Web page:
The Success Orientations Model


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"I am a mix of all three orientations!"

Cool! Unusual (but very cool). Why unusual? Because a person may be able to work in all three orientation modes, but typically has one strong or dominant orientation and one secondary one.

Examples:

  • Huang Wang first works very hard at everything that is assigned to her in her job (process orientation) because she wishes to be successful . When there is a problem with the instructions, or a chance she will not be rewarded for her dedication, or a need to show what she has achieved, Huang makes time to visit her work friends and others who may be able to help her or praise her hard work (relationship orientation). When asked to describe her goals, however, Huang is not able to clearly articulate them beyond "I wish to be successful in my job".

  • Bill Halliday loves climbing mountains (goal orientation). But he also loves the company of fellow climbers and the camaraderie that comes with a team climb (relationship orientation). Being with fellow climbers is also an aid to Bill as he needs someone to help him keep on top of the rigorously organized nature of climbing gear and protocols. Being organized is not his strength.

Huang and Bill are typical human beings. They have one dominant and one secondary success orientation. A third orientation is weaker or missing altogether in some extreme cases.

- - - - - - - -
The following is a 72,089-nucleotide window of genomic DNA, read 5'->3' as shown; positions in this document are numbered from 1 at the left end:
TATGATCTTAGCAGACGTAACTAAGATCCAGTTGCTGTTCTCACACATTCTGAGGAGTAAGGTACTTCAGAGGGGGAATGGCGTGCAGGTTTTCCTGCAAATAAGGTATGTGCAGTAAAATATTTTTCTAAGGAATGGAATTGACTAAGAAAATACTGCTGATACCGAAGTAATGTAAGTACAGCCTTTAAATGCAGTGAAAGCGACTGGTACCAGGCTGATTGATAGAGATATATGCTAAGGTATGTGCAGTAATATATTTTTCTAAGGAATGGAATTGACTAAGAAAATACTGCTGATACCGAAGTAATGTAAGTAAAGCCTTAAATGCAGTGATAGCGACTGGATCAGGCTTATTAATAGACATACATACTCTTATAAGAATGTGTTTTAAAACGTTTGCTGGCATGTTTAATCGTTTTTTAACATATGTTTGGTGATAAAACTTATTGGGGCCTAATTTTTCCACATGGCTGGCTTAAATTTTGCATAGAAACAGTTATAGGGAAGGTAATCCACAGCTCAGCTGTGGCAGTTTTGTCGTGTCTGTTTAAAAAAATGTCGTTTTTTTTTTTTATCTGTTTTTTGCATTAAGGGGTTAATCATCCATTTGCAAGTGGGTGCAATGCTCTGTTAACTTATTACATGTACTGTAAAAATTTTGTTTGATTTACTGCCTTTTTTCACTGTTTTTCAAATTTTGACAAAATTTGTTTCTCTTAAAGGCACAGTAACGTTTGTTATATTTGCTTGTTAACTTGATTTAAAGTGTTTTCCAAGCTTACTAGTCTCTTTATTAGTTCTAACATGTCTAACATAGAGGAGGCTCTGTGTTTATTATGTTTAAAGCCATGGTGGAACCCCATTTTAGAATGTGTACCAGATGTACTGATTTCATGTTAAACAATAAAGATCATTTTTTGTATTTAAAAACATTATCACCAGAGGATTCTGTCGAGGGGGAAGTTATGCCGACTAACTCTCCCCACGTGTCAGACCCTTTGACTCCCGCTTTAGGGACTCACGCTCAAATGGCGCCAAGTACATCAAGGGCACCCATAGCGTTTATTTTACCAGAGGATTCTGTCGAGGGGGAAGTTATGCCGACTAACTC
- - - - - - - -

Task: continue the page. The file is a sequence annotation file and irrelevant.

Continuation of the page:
"I use all three orientations, depending on the context of a problem"

While a few people are truly well-rounded and enjoy paperwork, meeting people, and striving towards goals equally, most people who are highly effective in their jobs and life in general can use all three orientations equally well, depending on the context of the situation they find themselves in. This is different from "being all three" however. When pressed to admit what they enjoy doing in life, these individuals will usually identify one of the three orientations as a dominant one.

So this makes an important distinction: We all seem to have a success orientation that we prefer, a secondary one which can work well for us, and a weaker third orientation that we can train ourselves to use as needed. But we may never really enjoy the third one...nor do we default to it under pressure, which is where our dominant orientation takes over and asserts itself.


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